The Asian monsoon dominates the climate of Southeast Asia. From roughly mid-April to September, it is rainy and hot; from November to mid-March, it is cooler and dry. Late in the dry season, fires become widespread (both intentional and accidental) as people use burning to clear and maintain agricultural and residential landscapes.
This image of fires burning throughout Burma (Myanmar) and Thailand was acquired on March 22, 2013, by the Moderate Resolution Imaging Spectroradiometer (MODIS) on NASA’s Aqua satellite. MODIS detects fires not from visible smoke plumes, but from thermal infrared energy radiating from the land surface. The heat is invisible in images like this, but the locations where MODIS detected fires are labeled with red dots.
In permanently cultivated (usually lowland) areas, fires are used to burn crop residues and get the land ready for the growing season. In urban and residential areas, people burn leaves, trash, and brush. In the mountains, fires may indicate permanent conversion of forest to agricultural land or they may be associated with shifting cultivation, also known as swidden farming. In this system, patches of forest are cyclically cut down, burned, cultivated, and then left fallow for a time. Secondary forest or other vegetation reclaims the clearing during the fallow period.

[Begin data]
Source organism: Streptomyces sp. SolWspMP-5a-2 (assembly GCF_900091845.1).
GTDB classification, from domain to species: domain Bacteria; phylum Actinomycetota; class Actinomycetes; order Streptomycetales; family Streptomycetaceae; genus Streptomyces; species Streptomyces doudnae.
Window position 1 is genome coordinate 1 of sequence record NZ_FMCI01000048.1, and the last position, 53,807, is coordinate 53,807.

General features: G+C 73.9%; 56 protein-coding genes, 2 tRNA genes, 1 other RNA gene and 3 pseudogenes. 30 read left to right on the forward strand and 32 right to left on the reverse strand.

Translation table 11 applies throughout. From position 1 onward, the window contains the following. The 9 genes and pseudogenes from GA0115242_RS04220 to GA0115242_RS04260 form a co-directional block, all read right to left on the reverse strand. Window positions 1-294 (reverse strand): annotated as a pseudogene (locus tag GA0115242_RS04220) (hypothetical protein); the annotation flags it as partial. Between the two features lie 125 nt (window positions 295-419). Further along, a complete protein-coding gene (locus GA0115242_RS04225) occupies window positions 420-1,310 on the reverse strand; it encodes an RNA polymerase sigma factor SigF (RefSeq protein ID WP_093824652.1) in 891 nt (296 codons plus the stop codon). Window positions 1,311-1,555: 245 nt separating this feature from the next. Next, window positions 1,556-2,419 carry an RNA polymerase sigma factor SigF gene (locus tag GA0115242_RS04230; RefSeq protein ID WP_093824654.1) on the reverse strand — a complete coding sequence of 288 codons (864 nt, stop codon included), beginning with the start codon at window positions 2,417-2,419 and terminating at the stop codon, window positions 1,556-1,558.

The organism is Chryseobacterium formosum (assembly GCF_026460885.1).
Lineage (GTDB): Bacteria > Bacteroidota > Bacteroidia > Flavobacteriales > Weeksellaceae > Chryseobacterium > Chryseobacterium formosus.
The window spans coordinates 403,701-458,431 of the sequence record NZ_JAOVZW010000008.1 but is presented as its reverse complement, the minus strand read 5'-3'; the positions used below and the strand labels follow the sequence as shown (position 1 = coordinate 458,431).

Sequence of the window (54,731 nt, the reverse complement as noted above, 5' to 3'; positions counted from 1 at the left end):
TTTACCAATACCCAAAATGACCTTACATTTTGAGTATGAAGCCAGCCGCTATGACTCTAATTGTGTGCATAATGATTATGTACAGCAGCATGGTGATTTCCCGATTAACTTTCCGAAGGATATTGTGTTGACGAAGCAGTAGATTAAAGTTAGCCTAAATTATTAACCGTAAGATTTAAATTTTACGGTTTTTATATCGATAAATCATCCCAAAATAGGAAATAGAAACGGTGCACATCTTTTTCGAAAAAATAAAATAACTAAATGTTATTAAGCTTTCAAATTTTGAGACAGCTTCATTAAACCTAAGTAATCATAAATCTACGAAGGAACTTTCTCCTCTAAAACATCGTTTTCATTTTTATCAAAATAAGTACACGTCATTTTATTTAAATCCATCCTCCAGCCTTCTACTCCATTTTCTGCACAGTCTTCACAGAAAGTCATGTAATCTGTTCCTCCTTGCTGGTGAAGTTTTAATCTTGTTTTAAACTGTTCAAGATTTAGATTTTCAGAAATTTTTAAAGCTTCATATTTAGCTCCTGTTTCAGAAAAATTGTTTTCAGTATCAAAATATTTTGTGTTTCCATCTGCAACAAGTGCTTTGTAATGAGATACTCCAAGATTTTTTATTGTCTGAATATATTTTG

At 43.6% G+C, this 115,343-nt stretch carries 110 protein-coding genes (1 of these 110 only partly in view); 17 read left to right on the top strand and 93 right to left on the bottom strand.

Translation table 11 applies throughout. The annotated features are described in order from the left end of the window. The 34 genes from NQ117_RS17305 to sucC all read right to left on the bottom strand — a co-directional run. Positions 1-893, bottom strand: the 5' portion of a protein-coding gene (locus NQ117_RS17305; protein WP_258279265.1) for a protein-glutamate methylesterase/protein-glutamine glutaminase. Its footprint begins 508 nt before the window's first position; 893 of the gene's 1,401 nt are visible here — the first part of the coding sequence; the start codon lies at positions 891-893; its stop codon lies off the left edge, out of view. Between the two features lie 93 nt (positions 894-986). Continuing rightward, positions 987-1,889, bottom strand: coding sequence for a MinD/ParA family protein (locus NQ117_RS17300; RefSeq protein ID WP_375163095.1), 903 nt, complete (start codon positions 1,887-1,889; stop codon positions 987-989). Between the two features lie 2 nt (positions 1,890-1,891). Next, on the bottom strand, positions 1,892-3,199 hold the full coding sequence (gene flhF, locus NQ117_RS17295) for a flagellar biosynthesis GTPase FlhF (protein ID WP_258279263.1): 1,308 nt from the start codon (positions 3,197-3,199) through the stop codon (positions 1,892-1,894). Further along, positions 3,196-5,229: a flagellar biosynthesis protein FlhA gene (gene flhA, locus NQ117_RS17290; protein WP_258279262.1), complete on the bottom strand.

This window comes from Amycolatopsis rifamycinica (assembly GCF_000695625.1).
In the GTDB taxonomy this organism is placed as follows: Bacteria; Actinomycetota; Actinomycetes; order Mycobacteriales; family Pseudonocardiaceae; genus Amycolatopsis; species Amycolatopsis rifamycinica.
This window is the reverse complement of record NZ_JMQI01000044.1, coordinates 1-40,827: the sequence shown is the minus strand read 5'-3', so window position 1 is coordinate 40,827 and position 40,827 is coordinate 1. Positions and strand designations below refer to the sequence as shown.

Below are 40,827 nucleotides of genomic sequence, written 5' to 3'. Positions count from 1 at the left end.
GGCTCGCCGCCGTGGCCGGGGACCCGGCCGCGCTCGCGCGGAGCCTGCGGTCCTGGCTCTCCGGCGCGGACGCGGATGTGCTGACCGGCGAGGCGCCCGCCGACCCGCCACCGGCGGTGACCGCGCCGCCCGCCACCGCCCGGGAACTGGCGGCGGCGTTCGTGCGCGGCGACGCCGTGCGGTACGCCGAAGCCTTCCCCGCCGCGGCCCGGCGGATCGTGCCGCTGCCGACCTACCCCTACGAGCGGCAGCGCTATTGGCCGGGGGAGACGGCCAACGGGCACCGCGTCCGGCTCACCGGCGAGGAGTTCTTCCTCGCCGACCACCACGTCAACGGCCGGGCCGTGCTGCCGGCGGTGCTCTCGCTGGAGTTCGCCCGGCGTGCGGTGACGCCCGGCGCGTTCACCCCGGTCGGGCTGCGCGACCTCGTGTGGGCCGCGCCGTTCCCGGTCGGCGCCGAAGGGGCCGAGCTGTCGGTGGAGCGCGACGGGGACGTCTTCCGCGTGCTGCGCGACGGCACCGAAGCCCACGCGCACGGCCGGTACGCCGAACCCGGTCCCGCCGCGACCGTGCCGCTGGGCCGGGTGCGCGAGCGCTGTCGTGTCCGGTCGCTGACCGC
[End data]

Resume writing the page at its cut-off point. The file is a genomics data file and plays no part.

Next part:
Fires have been part of the land management practices for hundreds to thousands of years in this region, and they are not necessarily hazardous...at least not immediately. The smoke from fires has a big influence on air quality and human health, greenhouse gas emissions, the carbon cycle, and biodiversity.
“Temperature inversions that cause significant haze to build up near the surface that far exceed regional air quality standards often occur around this time of year,” explained Ritesh Gautam, a NASA atmospheric scientist. “The amount of smoke in the atmosphere usually peaks in March and April, though it depends somewhat on the timing of the monsoon,”